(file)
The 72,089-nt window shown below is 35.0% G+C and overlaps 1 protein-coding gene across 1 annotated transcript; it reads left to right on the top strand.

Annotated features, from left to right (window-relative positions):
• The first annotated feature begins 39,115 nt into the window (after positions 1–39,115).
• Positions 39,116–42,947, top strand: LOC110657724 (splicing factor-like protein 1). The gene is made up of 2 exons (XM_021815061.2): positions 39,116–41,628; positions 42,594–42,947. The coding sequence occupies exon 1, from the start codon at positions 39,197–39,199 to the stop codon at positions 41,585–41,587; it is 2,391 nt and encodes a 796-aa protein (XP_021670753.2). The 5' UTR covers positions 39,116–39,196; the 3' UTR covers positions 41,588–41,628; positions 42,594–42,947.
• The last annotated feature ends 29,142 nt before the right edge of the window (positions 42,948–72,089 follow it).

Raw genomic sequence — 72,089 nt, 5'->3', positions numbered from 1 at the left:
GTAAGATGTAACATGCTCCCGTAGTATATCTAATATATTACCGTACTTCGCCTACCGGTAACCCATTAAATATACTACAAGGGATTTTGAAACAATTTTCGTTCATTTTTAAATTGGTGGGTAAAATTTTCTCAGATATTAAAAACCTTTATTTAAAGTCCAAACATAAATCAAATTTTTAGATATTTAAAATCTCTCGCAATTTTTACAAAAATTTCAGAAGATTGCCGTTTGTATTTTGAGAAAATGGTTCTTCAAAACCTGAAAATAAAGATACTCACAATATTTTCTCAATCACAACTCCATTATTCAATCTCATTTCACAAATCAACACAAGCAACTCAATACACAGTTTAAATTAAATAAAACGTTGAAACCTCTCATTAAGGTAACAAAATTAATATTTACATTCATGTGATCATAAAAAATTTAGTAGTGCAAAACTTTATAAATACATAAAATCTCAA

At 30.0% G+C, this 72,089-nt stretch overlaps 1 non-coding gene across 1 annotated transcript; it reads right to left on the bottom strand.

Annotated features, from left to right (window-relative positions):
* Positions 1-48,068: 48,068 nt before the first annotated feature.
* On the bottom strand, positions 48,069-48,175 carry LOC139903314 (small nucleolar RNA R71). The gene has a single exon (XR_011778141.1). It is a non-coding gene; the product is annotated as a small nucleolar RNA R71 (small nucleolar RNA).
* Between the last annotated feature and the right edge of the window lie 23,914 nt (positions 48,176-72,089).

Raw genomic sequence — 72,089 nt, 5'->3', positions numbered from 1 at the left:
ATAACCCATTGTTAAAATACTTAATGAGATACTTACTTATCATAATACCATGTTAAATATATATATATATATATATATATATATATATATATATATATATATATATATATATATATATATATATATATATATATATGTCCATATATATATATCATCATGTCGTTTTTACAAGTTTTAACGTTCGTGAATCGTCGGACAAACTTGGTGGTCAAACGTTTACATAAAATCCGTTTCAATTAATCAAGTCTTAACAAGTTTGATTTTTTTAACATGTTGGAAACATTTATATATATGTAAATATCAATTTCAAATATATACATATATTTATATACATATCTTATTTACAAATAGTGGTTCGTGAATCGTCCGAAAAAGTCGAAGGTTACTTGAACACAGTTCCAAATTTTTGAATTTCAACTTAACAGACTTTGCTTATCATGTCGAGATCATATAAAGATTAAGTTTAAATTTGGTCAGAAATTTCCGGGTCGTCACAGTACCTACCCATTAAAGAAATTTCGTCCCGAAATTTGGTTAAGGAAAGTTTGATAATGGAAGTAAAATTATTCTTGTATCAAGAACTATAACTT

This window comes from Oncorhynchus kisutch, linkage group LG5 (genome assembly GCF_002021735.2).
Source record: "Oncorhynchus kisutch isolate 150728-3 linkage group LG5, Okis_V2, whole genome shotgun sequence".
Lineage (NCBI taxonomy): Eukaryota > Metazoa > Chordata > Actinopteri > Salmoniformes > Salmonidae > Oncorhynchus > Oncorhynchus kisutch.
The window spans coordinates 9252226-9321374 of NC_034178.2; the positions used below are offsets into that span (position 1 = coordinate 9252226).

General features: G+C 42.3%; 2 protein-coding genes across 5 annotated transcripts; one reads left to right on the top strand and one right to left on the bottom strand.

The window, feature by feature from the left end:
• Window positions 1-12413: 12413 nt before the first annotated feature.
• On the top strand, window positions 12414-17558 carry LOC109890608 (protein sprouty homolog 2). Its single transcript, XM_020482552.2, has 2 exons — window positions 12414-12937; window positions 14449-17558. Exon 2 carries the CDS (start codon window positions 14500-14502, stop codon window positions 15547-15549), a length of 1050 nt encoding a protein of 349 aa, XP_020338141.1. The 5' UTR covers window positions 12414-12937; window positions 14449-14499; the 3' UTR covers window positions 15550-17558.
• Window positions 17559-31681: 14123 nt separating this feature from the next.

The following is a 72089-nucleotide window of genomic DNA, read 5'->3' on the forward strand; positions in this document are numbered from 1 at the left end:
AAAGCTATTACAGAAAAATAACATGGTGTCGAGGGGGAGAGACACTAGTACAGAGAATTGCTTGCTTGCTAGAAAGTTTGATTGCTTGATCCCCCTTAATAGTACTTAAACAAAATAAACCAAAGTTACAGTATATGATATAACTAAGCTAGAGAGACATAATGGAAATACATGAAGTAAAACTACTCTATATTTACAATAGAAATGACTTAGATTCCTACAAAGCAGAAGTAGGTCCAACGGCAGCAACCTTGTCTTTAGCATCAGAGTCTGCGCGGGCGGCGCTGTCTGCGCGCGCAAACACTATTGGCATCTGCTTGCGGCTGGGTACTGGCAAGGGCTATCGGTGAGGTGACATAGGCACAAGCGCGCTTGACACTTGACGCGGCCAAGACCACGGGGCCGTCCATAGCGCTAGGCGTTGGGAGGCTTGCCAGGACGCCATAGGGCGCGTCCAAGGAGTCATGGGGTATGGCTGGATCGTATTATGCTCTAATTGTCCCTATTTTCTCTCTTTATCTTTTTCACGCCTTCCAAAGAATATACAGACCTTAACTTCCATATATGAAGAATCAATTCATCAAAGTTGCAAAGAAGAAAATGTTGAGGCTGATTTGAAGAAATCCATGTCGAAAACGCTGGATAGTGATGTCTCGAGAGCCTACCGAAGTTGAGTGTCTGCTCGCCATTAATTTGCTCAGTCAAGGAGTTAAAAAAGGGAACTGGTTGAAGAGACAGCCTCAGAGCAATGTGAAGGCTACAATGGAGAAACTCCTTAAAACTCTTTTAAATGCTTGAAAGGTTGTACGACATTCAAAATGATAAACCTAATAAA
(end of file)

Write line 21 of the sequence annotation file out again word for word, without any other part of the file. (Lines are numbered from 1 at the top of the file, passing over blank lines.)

• Window positions 1-12413: 12413 nt before the first annotated feature.